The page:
I kept thinking, I hope we can find a way to turn all of this loose.  There was so much energy, and so much awareness of missional possibility, people literally had a hard time sitting still.  They would lean forward to talk with us.  A couple of people tried to speak at once about their experiences with clients at the food pantry.  Jane was able to share about Food@First, Good Neighbor Emergency Assistance and AMOS in Ames-about the different models of engaging with issues of hunger, homelessness and community organizing that seem to be working best there.  Brian and Rita shared from their experiences serving churches about different ministries for addressing issues of poverty.  There was no lack of ideas nor of issues that could be addressed.

I could tell that the people in the room had been turned on.  They had been motivated and awakened by the leadership of Rev. Myers, the different kinds of expertise shared in the group, and the A Place at the Table curriculum.  My colleagues and I were encouraged to hear that others in the Conference are looking at and thinking about the same kinds of issues we have been looking at and thinking about.  Connections were made: emails and phone numbers exchanged, names added to the lists of people who are interested in pursuing social change for the sake of the Gospel.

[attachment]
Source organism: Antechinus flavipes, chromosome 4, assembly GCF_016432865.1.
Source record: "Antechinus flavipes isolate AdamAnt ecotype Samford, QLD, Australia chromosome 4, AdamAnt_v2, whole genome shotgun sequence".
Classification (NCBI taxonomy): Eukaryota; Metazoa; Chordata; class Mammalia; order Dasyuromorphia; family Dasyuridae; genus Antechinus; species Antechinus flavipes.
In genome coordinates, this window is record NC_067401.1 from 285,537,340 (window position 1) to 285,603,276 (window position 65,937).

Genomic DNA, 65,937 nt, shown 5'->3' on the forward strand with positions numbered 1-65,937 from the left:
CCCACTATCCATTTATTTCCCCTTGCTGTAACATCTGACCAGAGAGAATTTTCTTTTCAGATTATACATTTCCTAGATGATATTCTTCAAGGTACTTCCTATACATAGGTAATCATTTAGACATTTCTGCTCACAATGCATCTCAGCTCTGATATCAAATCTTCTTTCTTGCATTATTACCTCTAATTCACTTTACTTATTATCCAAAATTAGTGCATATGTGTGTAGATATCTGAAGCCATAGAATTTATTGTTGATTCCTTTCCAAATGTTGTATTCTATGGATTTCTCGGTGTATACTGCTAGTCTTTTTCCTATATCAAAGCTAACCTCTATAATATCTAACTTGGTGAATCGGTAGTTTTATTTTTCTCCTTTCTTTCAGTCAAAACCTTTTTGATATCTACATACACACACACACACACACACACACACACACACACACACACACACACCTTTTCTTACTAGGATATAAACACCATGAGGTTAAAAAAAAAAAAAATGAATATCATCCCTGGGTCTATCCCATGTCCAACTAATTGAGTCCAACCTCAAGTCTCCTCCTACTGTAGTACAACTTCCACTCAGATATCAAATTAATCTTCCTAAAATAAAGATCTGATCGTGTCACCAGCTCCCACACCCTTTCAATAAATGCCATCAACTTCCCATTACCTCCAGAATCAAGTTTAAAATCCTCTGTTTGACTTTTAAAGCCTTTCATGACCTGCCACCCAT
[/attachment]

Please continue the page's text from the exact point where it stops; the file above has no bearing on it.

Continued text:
As Rev. Myers closed the conversation, she mentioned that, beginning in January, the class would spend time discerning where God was calling them to take action.  As she prayed for us, I was praying for the group that it will start to bring its vision into focus; that it will be able to distill its call from the huge range of possibilities being broadcast.

As my mother says, “Don’t try to eat the whole elephant at once.  You have to take it a bite at a time.”  The size, scope and yeast-like nature of poverty in our neighborhoods is daunting.  It can be discouraging and defeating to try to take on the whole thing.  Instead, it is better to take one step at a time in one direction, and to address the challenges as they come.  Spiritual discernment is a great and a necessary very next step to take.  Also, finding friends to join you in your mission and lend their support and aid never hurts.

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Income Inequality